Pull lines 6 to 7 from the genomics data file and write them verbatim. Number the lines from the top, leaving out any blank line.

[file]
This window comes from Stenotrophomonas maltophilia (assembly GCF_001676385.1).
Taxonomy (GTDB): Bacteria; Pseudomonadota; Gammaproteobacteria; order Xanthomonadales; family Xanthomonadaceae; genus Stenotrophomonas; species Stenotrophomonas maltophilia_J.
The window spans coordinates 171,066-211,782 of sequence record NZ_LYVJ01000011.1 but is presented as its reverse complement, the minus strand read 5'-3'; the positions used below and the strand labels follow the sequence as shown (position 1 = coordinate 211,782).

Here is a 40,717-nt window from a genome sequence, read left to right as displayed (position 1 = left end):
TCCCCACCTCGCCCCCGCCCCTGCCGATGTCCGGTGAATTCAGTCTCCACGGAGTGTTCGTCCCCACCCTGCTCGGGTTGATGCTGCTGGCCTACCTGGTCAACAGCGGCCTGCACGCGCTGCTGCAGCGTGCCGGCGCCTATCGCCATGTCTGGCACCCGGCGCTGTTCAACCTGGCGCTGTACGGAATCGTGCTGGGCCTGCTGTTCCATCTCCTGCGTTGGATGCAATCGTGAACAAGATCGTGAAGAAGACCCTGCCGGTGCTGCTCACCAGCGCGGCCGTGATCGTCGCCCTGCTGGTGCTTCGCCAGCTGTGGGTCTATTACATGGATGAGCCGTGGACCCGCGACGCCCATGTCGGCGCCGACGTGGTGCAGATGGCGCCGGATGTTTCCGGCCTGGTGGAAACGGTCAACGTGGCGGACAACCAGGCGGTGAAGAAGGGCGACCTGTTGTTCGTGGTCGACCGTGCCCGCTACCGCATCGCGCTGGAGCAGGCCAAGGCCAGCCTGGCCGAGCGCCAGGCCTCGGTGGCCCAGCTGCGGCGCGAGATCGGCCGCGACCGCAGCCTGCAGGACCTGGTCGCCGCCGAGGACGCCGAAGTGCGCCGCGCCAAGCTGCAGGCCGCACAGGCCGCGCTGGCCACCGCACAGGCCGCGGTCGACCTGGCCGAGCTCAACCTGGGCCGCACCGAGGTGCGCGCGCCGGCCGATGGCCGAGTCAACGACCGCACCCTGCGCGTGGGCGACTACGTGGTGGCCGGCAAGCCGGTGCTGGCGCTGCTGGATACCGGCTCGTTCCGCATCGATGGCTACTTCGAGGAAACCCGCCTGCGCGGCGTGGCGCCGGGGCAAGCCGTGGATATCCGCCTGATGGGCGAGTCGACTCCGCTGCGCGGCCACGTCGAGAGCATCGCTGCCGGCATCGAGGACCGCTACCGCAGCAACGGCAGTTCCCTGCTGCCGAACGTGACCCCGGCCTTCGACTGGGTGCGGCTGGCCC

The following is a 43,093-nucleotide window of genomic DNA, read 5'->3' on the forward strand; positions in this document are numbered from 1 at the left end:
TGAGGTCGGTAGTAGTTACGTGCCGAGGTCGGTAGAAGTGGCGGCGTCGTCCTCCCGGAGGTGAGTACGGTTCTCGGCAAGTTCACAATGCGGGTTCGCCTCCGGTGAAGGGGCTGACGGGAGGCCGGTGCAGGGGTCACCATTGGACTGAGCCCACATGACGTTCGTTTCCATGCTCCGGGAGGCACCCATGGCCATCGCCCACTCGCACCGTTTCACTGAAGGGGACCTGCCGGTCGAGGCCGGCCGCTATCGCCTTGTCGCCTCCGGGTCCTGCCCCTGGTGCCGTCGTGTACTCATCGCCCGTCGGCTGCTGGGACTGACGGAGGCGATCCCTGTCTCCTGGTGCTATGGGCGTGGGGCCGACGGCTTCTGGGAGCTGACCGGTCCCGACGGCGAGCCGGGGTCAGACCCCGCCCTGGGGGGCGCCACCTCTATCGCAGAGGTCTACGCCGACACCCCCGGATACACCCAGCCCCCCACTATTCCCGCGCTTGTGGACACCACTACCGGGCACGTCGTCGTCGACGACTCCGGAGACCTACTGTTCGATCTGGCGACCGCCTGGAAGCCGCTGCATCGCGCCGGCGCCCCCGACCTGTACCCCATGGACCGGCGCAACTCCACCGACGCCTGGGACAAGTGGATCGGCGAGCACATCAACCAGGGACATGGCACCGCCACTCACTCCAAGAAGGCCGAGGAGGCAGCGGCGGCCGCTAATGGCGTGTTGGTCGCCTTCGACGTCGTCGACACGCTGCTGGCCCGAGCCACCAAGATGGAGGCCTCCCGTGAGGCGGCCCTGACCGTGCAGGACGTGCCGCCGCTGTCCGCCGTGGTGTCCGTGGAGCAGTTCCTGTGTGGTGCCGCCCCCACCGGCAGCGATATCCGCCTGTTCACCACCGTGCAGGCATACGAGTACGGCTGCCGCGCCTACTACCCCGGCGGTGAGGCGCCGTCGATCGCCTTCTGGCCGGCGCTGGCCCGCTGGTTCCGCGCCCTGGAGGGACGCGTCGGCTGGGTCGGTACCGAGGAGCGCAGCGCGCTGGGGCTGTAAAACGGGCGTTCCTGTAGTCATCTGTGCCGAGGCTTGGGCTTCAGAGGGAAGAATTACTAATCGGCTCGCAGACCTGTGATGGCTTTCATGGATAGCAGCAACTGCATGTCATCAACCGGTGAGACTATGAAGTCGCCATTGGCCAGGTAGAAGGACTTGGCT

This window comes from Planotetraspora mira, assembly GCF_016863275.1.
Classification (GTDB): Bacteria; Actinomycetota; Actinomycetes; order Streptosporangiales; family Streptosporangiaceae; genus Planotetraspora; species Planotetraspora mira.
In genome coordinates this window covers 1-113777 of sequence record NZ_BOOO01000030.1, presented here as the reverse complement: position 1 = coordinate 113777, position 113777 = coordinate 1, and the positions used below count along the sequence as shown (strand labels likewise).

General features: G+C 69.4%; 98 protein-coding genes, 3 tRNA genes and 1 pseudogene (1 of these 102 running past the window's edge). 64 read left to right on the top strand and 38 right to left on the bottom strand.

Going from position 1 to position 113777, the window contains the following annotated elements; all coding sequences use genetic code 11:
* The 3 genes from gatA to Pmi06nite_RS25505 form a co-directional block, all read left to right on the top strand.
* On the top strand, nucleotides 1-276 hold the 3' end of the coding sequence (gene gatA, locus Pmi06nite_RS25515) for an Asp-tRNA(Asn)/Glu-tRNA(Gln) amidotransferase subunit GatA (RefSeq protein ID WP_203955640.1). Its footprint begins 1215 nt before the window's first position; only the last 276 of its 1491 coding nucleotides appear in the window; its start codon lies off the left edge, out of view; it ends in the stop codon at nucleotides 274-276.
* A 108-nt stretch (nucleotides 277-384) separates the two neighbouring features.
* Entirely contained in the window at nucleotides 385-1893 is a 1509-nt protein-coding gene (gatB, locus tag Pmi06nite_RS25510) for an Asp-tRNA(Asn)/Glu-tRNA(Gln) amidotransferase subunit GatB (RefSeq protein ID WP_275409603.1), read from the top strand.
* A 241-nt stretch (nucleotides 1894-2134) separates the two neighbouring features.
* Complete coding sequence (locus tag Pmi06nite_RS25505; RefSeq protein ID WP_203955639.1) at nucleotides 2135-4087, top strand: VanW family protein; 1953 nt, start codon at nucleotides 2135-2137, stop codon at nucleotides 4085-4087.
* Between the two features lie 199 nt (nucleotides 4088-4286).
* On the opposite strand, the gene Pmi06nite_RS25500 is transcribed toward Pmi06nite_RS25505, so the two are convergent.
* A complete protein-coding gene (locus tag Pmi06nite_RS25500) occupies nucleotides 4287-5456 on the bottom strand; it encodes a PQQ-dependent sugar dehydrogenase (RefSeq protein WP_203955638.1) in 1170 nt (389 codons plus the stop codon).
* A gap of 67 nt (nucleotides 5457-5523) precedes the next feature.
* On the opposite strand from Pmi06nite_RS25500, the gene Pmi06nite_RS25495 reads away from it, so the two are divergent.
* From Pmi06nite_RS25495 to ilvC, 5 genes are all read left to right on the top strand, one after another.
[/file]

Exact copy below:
The following is a 43,093-nucleotide window of genomic DNA, read 5'->3' on the forward strand; positions in this document are numbered from 1 at the left end:
TGAGGTCGGTAGTAGTTACGTGCCGAGGTCGGTAGAAGTGGCGGCGTCGTCCTCCCGGAGGTGAGTACGGTTCTCGGCAAGTTCACAATGCGGGTTCGCCTCCGGTGAAGGGGCTGACGGGAGGCCGGTGCAGGGGTCACCATTGGACTGAGCCCACATGACGTTCGTTTCCATGCTCCGGGAGGCACCCATGGCCATCGCCCACTCGCACCGTTTCACTGAAGGGGACCTGCCGGTCGAGGCCGGCCGCTATCGCCTTGTCGCCTCCGGGTCCTGCCCCTGGTGCCGTCGTGTACTCATCGCCCGTCGGCTGCTGGGACTGACGGAGGCGATCCCTGTCTCCTGGTGCTATGGGCGTGGGGCCGACGGCTTCTGGGAGCTGACCGGTCCCGACGGCGAGCCGGGGTCAGACCCCGCCCTGGGGGGCGCCACCTCTATCGCAGAGGTCTACGCCGACACCCCCGGATACACCCAGCCCCCCACTATTCCCGCGCTTGTGGACACCACTACCGGGCACGTCGTCGTCGACGACTCCGGAGACCTACTGTTCGATCTGGCGACCGCCTGGAAGCCGCTGCATCGCGCCGGCGCCCCCGACCTGTACCCCATGGACCGGCGCAACTCCACCGACGCCTGGGACAAGTGGATCGGCGAGCACATCAACCAGGGACATGGCACCGCCACTCACTCCAAGAAGGCCGAGGAGGCAGCGGCGGCCGCTAATGGCGTGTTGGTCGCCTTCGACGTCGTCGACACGCTGCTGGCCCGAGCCACCAAGATGGAGGCCTCCCGTGAGGCGGCCCTGACCGTGCAGGACGTGCCGCCGCTGTCCGCCGTGGTGTCCGTGGAGCAGTTCCTGTGTGGTGCCGCCCCCACCGGCAGCGATATCCGCCTGTTCACCACCGTGCAGGCATACGAGTACGGCTGCCGCGCCTACTACCCCGGCGGTGAGGCGCCGTCGATCGCCTTCTGGCCGGCGCTGGCCCGCTGGTTCCGCGCCCTGGAGGGACGCGTCGGCTGGGTCGGTACCGAGGAGCGCAGCGCGCTGGGGCTGTAAAACGGGCGTTCCTGTAGTCATCTGTGCCGAGGCTTGGGCTTCAGAGGGAAGAATTACTAATCGGCTCGCAGACCTGTGATGGCTTTCATGGATAGCAGCAACTGCATGTCATCAACCGGTGAGACTATGAAGTCGCCATTGGCCAGGTAGAAGGACTTGGCT